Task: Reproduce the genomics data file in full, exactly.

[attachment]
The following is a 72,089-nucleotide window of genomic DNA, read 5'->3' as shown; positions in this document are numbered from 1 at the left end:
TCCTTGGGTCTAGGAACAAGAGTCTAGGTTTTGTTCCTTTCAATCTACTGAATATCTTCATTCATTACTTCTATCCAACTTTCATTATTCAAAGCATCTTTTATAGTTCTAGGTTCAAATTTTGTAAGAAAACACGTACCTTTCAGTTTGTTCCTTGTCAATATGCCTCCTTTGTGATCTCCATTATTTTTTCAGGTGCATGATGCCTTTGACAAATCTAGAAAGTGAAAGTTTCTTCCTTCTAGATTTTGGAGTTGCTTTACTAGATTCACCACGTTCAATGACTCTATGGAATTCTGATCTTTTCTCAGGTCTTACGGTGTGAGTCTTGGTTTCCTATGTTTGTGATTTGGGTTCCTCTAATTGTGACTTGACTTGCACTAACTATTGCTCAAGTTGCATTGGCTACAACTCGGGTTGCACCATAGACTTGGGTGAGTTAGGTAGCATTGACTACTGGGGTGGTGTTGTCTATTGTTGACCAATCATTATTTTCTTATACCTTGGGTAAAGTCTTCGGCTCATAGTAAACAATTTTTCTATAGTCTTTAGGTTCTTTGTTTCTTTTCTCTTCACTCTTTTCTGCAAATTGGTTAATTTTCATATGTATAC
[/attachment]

The following is a 72,089-nucleotide window of genomic DNA, read 5'->3' as shown; positions in this document are numbered from 1 at the left end:
TCCTTGGGTCTAGGAACAAGAGTCTAGGTTTTGTTCCTTTCAATCTACTGAATATCTTCATTCATTACTTCTATCCAACTTTCATTATTCAAAGCATCTTTTATAGTTCTAGGTTCAAATTTTGTAAGAAAACACGTACCTTTCAGTTTGTTCCTTGTCAATATGCCTCCTTTGTGATCTCCATTATTTTTTCAGGTGCATGATGCCTTTGACAAATCTAGAAAGTGAAAGTTTCTTCCTTCTAGATTTTGGAGTTGCTTTACTAGATTCACCACGTTCAATGACTCTATGGAATTCTGATCTTTTCTCAGGTCTTACGGTGTGAGTCTTGGTTTCCTATGTTTGTGATTTGGGTTCCTCTAATTGTGACTTGACTTGCACTAACTATTGCTCAAGTTGCATTGGCTACAACTCGGGTTGCACCATAGACTTGGGTGAGTTAGGTAGCATTGACTACTGGGGTGGTGTTGTCTATTGTTGACCAATCATTATTTTCTTATACCTTGGGTAAAGTCTTCGGCTCATAGTAAACAATTTTTCTATAGTCTTTAGGTTCTTTGTTTCTTTTCTCTTCACTCTTTTCTGCAAATTGGTTAATTTTCATATGTATAC